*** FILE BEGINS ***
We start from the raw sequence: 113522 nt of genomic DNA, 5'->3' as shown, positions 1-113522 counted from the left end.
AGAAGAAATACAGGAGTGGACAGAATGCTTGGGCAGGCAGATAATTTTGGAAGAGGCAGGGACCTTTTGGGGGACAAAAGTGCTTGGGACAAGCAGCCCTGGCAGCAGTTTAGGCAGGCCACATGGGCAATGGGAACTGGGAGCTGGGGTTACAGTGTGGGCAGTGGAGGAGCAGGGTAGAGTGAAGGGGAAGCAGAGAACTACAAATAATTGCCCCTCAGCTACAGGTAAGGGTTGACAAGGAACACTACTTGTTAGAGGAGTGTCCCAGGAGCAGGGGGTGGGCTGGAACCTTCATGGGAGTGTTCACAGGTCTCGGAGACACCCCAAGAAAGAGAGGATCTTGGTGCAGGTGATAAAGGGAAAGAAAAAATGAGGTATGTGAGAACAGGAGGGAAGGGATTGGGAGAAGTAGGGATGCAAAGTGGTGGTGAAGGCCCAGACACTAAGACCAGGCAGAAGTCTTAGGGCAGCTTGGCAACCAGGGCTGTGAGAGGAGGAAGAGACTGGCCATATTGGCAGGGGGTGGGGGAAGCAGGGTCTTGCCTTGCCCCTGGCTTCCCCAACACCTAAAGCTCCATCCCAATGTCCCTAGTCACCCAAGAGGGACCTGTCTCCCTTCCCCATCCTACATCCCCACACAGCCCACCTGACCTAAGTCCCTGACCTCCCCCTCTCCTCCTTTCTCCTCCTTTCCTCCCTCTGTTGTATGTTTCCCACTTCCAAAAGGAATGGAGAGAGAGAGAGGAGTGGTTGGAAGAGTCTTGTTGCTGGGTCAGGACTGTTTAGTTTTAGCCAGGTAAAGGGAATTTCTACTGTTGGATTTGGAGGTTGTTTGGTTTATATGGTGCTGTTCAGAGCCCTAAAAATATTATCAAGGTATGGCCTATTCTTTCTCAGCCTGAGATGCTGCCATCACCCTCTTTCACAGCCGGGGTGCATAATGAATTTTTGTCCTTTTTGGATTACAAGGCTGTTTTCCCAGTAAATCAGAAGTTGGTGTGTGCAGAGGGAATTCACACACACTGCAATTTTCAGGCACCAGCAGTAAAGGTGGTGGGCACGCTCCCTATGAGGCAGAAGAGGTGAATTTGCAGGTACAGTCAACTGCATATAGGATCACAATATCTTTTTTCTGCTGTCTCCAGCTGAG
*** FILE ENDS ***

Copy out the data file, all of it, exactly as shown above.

We start from the raw sequence: 113522 nt of genomic DNA, 5'->3' as shown, positions 1-113522 counted from the left end.
AGAAGAAATACAGGAGTGGACAGAATGCTTGGGCAGGCAGATAATTTTGGAAGAGGCAGGGACCTTTTGGGGGACAAAAGTGCTTGGGACAAGCAGCCCTGGCAGCAGTTTAGGCAGGCCACATGGGCAATGGGAACTGGGAGCTGGGGTTACAGTGTGGGCAGTGGAGGAGCAGGGTAGAGTGAAGGGGAAGCAGAGAACTACAAATAATTGCCCCTCAGCTACAGGTAAGGGTTGACAAGGAACACTACTTGTTAGAGGAGTGTCCCAGGAGCAGGGGGTGGGCTGGAACCTTCATGGGAGTGTTCACAGGTCTCGGAGACACCCCAAGAAAGAGAGGATCTTGGTGCAGGTGATAAAGGGAAAGAAAAAATGAGGTATGTGAGAACAGGAGGGAAGGGATTGGGAGAAGTAGGGATGCAAAGTGGTGGTGAAGGCCCAGACACTAAGACCAGGCAGAAGTCTTAGGGCAGCTTGGCAACCAGGGCTGTGAGAGGAGGAAGAGACTGGCCATATTGGCAGGGGGTGGGGGAAGCAGGGTCTTGCCTTGCCCCTGGCTTCCCCAACACCTAAAGCTCCATCCCAATGTCCCTAGTCACCCAAGAGGGACCTGTCTCCCTTCCCCATCCTACATCCCCACACAGCCCACCTGACCTAAGTCCCTGACCTCCCCCTCTCCTCCTTTCTCCTCCTTTCCTCCCTCTGTTGTATGTTTCCCACTTCCAAAAGGAATGGAGAGAGAGAGAGGAGTGGTTGGAAGAGTCTTGTTGCTGGGTCAGGACTGTTTAGTTTTAGCCAGGTAAAGGGAATTTCTACTGTTGGATTTGGAGGTTGTTTGGTTTATATGGTGCTGTTCAGAGCCCTAAAAATATTATCAAGGTATGGCCTATTCTTTCTCAGCCTGAGATGCTGCCATCACCCTCTTTCACAGCCGGGGTGCATAATGAATTTTTGTCCTTTTTGGATTACAAGGCTGTTTTCCCAGTAAATCAGAAGTTGGTGTGTGCAGAGGGAATTCACACACACTGCAATTTTCAGGCACCAGCAGTAAAGGTGGTGGGCACGCTCCCTATGAGGCAGAAGAGGTGAATTTGCAGGTACAGTCAACTGCATATAGGATCACAATATCTTTTTTCTGCTGTCTCCAGCTGAG